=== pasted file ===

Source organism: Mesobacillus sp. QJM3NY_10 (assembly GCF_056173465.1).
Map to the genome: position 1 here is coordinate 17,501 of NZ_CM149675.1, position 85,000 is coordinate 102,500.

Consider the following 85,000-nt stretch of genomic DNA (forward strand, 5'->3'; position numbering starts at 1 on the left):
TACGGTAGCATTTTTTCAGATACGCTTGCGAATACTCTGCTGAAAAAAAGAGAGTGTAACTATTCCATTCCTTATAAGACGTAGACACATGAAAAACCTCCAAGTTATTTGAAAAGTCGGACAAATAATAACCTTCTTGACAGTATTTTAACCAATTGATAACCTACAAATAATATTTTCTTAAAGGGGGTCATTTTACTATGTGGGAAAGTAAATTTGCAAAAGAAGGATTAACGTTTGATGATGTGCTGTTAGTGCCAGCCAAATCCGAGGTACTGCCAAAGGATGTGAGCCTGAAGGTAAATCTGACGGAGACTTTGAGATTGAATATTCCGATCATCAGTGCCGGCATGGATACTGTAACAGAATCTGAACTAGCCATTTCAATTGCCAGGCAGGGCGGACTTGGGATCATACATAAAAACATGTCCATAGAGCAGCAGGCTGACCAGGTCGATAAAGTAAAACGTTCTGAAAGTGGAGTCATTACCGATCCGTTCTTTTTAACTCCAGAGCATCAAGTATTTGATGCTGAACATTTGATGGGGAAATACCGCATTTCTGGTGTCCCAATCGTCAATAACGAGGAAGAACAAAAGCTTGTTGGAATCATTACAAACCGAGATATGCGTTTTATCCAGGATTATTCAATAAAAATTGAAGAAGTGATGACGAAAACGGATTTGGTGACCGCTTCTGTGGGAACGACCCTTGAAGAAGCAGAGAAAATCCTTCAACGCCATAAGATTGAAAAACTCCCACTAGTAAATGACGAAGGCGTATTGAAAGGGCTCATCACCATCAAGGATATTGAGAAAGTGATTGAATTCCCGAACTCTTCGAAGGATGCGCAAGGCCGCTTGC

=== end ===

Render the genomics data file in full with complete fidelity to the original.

Source organism: Mesobacillus sp. QJM3NY_10 (assembly GCF_056173465.1).
Map to the genome: position 1 here is coordinate 17,501 of NZ_CM149675.1, position 85,000 is coordinate 102,500.

Consider the following 85,000-nt stretch of genomic DNA (forward strand, 5'->3'; position numbering starts at 1 on the left):
TACGGTAGCATTTTTTCAGATACGCTTGCGAATACTCTGCTGAAAAAAAGAGAGTGTAACTATTCCATTCCTTATAAGACGTAGACACATGAAAAACCTCCAAGTTATTTGAAAAGTCGGACAAATAATAACCTTCTTGACAGTATTTTAACCAATTGATAACCTACAAATAATATTTTCTTAAAGGGGGTCATTTTACTATGTGGGAAAGTAAATTTGCAAAAGAAGGATTAACGTTTGATGATGTGCTGTTAGTGCCAGCCAAATCCGAGGTACTGCCAAAGGATGTGAGCCTGAAGGTAAATCTGACGGAGACTTTGAGATTGAATATTCCGATCATCAGTGCCGGCATGGATACTGTAACAGAATCTGAACTAGCCATTTCAATTGCCAGGCAGGGCGGACTTGGGATCATACATAAAAACATGTCCATAGAGCAGCAGGCTGACCAGGTCGATAAAGTAAAACGTTCTGAAAGTGGAGTCATTACCGATCCGTTCTTTTTAACTCCAGAGCATCAAGTATTTGATGCTGAACATTTGATGGGGAAATACCGCATTTCTGGTGTCCCAATCGTCAATAACGAGGAAGAACAAAAGCTTGTTGGAATCATTACAAACCGAGATATGCGTTTTATCCAGGATTATTCAATAAAAATTGAAGAAGTGATGACGAAAACGGATTTGGTGACCGCTTCTGTGGGAACGACCCTTGAAGAAGCAGAGAAAATCCTTCAACGCCATAAGATTGAAAAACTCCCACTAGTAAATGACGAAGGCGTATTGAAAGGGCTCATCACCATCAAGGATATTGAGAAAGTGATTGAATTCCCGAACTCTTCGAAGGATGCGCAAGGCCGCTTGC